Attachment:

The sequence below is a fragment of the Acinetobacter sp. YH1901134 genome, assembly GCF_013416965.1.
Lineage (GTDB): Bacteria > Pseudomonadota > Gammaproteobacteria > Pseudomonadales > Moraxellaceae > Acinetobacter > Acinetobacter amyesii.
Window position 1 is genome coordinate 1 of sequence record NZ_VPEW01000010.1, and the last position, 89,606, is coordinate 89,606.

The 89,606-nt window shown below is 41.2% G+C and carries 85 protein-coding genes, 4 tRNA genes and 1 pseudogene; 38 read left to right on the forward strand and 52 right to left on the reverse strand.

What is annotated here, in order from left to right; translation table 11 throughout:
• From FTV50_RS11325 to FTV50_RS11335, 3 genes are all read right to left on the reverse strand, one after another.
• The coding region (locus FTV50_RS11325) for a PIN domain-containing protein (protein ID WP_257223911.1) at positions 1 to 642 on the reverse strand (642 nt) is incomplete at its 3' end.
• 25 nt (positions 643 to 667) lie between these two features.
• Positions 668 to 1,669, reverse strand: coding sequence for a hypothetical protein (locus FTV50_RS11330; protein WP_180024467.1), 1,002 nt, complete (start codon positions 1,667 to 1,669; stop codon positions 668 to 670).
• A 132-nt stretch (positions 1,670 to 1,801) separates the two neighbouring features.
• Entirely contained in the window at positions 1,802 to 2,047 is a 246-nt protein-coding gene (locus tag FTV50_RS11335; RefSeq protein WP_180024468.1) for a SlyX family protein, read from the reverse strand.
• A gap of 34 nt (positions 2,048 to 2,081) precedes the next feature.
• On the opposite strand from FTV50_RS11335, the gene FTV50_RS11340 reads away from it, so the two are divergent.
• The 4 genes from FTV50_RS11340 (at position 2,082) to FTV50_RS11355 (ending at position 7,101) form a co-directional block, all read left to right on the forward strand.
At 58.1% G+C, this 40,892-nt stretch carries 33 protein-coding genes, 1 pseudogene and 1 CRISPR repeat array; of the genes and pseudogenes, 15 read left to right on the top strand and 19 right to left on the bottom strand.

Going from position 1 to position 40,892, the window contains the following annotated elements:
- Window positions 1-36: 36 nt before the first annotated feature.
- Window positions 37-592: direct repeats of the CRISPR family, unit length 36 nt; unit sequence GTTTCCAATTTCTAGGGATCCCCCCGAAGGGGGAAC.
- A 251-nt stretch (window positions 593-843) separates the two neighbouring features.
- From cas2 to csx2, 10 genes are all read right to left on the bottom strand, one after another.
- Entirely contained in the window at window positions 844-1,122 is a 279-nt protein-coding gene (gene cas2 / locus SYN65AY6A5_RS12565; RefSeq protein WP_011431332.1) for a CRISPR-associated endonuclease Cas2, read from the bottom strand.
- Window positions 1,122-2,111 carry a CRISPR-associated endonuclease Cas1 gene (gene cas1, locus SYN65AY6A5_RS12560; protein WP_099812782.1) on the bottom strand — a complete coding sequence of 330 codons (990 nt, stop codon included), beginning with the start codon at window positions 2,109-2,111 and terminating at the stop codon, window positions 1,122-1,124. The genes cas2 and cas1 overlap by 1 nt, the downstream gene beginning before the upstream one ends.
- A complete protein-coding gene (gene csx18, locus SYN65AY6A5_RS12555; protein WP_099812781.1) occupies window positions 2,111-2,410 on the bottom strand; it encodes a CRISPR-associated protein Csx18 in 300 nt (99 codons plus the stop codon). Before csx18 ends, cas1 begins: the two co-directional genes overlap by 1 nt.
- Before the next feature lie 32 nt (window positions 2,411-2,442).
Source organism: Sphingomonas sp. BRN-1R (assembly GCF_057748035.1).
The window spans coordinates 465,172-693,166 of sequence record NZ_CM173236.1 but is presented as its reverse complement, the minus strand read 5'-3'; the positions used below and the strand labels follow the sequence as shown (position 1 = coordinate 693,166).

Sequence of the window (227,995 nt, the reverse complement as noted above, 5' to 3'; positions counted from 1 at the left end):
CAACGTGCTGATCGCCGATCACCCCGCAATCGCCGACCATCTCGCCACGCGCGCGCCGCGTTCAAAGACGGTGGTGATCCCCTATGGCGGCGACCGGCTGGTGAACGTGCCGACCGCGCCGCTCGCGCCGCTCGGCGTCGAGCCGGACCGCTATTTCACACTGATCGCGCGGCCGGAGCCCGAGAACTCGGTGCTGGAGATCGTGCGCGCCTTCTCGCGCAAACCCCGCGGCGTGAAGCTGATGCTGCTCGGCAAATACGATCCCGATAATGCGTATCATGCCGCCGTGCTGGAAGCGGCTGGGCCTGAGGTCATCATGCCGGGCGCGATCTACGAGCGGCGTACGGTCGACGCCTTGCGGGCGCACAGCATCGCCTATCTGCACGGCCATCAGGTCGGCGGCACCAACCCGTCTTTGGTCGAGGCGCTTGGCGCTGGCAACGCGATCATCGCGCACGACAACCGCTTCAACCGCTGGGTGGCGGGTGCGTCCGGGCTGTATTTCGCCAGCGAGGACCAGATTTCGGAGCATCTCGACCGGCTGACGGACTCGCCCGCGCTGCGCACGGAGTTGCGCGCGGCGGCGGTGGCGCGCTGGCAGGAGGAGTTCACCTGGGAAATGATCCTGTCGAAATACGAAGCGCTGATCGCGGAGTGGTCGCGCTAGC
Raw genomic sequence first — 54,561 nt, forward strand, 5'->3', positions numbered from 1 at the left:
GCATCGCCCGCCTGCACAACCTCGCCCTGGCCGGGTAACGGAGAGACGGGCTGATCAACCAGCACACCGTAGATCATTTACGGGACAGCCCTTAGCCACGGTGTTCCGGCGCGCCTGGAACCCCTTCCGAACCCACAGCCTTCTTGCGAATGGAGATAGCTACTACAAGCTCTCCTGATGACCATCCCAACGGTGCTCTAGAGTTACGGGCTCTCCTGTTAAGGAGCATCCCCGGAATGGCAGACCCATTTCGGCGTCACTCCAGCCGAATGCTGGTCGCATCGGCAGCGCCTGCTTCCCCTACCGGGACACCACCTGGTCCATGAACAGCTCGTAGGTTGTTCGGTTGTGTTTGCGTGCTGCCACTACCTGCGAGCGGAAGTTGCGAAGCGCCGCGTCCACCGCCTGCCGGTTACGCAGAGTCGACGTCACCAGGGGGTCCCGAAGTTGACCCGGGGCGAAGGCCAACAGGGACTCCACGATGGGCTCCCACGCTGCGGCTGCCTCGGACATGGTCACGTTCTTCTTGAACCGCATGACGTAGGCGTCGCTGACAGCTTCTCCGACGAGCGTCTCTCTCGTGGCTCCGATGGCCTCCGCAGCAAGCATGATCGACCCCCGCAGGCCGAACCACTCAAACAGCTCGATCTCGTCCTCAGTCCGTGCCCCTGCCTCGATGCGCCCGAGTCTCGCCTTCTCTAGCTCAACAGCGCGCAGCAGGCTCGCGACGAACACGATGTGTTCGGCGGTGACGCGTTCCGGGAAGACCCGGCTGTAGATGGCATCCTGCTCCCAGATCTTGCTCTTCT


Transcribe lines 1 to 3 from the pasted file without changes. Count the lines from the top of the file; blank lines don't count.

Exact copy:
The sequence below is a fragment of the Acinetobacter sp. YH1901134 genome, assembly GCF_013416965.1.
Lineage (GTDB): Bacteria > Pseudomonadota > Gammaproteobacteria > Pseudomonadales > Moraxellaceae > Acinetobacter > Acinetobacter amyesii.
Window position 1 is genome coordinate 1 of sequence record NZ_VPEW01000010.1, and the last position, 89,606, is coordinate 89,606.